Monday, 14 February 2011 13:16
NASA's Kepler mission has discovered its first Earth-sized planet candidates and its first candidates in the habitable zone, the Jet Propulsion Laboratory (JPL) said.
The habitable zone is a region where liquid water could exist on a planet's surface, according to the JPL.
Of the 54 new potential planets found in the habitable zone, five are near Earth-sized, while the remaining 49 candidates range from super-Earth size -- up to twice the size of Earth -- to larger than Jupiter, said the JPL, headquartered in Pasadena, Los Angeles.
Kepler also found six confirmed planets orbiting a sun-like star, Kepler-11, the JPL said in a press release.
This is the largest group of transiting planets orbiting a single star yet discovered outside the solar system, said the JPL.
Scientists will conduct follow-up observations to verify they are actual planets, said the release.
The findings increase the number of planet candidates identified by Kepler to date to 1,235. Of these, 68 are approximately Earth-size; 288 are super-Earth-size; 662 are Neptune-size; 165 are the size of Jupiter and 19 are larger than Jupiter.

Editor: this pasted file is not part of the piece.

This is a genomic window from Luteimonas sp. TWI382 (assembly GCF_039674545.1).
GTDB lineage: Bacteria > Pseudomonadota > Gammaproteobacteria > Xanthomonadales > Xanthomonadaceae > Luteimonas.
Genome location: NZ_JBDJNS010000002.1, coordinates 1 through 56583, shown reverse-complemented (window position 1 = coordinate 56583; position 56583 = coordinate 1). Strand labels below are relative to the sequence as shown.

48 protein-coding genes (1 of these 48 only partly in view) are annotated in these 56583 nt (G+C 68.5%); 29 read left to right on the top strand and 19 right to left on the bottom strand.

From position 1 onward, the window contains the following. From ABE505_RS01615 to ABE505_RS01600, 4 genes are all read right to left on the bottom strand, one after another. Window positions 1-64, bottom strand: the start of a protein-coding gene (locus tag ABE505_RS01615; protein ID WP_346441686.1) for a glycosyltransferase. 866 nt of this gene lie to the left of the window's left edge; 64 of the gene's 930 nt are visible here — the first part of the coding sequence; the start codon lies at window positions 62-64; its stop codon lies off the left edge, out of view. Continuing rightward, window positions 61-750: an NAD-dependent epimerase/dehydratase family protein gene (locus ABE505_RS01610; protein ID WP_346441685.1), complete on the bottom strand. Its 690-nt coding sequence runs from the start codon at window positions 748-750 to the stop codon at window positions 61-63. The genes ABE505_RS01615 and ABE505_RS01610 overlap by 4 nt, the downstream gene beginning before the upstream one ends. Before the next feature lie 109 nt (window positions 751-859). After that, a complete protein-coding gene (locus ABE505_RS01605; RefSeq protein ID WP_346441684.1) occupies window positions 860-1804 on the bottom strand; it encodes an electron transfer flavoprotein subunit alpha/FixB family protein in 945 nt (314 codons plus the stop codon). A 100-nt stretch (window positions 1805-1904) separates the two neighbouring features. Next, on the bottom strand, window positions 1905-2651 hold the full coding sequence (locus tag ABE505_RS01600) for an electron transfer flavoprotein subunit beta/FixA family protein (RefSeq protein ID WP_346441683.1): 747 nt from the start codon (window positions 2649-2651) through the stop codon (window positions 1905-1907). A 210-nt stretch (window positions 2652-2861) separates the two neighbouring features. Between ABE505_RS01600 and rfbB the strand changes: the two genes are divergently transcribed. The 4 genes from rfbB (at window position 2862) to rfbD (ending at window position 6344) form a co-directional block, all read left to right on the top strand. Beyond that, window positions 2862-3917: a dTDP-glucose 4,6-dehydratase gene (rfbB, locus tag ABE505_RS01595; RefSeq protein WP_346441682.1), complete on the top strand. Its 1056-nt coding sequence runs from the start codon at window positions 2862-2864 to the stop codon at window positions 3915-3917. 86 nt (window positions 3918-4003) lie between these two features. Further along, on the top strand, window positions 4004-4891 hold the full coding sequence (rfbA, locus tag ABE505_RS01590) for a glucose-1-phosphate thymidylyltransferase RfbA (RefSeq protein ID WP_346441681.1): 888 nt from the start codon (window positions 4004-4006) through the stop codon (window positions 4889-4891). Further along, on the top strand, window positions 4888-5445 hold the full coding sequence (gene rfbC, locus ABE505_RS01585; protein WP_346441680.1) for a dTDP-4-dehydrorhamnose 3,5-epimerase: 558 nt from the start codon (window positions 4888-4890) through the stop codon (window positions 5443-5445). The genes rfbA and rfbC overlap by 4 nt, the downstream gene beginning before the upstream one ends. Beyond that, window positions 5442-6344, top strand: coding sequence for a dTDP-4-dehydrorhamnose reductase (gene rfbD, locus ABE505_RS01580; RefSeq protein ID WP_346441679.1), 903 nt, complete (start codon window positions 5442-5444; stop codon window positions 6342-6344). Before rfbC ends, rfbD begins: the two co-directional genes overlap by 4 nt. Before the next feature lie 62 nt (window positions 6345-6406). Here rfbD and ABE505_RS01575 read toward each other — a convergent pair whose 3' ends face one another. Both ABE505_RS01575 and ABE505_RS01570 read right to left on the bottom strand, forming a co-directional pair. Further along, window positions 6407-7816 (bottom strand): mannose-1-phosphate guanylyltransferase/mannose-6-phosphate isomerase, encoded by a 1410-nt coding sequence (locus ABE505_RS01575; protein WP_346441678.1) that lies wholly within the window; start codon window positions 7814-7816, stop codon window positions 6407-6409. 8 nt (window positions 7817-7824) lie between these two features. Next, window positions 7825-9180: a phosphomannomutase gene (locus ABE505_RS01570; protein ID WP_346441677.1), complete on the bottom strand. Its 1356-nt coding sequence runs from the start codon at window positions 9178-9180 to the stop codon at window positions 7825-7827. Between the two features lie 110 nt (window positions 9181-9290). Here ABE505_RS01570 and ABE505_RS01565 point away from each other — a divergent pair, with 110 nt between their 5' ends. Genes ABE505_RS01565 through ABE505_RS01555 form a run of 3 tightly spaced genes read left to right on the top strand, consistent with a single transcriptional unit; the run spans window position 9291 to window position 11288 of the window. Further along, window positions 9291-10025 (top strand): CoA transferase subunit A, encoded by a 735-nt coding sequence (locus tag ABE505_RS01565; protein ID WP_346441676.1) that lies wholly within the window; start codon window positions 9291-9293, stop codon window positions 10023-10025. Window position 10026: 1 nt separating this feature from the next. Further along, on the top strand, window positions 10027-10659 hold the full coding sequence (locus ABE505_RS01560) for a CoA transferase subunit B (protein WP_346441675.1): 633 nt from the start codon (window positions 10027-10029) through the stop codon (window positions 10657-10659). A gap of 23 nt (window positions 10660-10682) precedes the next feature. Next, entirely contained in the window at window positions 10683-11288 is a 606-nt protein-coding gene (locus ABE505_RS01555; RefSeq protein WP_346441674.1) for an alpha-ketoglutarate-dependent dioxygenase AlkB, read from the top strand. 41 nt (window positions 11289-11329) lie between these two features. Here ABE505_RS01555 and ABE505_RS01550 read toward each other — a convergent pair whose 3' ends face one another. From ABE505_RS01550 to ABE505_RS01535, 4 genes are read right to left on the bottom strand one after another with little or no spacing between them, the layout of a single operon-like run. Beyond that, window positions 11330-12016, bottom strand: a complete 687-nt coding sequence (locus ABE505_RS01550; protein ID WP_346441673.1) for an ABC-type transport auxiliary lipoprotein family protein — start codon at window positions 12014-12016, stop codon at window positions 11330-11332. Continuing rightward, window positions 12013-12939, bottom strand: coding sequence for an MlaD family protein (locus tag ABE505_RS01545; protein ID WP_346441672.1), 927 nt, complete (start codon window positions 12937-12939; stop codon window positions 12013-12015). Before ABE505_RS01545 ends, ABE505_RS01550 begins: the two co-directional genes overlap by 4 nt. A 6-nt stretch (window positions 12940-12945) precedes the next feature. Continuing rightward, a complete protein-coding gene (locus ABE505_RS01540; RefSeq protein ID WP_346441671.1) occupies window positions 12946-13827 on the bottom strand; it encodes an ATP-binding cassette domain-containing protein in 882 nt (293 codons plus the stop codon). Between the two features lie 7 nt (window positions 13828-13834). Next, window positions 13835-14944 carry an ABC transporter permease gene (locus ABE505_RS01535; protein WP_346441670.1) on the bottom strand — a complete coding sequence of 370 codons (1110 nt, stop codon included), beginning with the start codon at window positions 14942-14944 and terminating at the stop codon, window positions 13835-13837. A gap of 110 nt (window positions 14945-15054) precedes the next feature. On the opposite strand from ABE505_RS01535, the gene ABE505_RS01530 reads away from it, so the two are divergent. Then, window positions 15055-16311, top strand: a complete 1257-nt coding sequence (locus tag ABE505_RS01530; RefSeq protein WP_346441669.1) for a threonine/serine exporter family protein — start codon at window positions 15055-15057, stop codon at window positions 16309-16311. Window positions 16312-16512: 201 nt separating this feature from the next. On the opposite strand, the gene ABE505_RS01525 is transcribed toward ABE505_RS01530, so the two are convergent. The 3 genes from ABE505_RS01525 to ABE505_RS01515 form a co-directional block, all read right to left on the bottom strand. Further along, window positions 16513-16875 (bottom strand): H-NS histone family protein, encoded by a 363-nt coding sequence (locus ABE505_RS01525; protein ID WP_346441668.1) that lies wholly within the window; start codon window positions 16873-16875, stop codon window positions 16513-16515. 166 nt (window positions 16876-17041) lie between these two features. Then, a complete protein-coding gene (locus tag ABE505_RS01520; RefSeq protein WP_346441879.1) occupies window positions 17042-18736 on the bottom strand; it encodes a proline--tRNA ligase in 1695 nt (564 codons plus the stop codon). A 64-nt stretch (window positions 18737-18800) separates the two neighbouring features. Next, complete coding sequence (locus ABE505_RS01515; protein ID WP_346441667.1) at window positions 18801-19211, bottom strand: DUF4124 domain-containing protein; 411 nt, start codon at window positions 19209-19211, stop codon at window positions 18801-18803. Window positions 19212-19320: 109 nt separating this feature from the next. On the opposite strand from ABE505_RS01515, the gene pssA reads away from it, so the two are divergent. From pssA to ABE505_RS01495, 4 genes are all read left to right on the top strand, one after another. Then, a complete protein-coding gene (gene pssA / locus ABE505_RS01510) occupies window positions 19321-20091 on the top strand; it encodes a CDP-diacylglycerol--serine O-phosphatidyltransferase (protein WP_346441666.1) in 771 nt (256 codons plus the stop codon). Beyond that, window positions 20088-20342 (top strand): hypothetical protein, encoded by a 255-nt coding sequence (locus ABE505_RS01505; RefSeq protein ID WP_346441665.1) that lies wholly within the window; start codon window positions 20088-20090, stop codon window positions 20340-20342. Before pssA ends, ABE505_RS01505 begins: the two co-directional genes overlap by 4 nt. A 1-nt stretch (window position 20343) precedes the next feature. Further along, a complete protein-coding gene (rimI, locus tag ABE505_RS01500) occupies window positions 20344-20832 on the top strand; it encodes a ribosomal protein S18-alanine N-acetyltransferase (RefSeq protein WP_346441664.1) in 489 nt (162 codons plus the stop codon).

"In one generation we have gone from extraterrestrial planets being a mainstay of science fiction, to the present, where Kepler has helped turn science fiction into today's reality," said NASA administrator Charles Bolden.
"These discoveries underscore the importance of NASA's science missions, which consistently increase understanding of our place in the cosmos."
The discoveries are part of several hundred new planet candidates identified in new Kepler mission science data, released on Tuesday.
The findings are based on the results of observations conducted May 12 to Sept. 17, 2009, of more than 156,000 stars in Kepler's field of view, which covers approximately one four-hundredth of the sky.
"The fact that we've found so many planet candidates in such a tiny fraction of the sky suggests there are countless planets orbiting sun-like stars in our galaxy," said the mission's science principal investigator William Borucki of NASA's Ames Research Center in Moffett Field, California.
"We went from zero to 68 Earth-sized planet candidates and zero to 54 candidates in the habitable zone, some of which could have moons with liquid water." (PNA/Xinhua)
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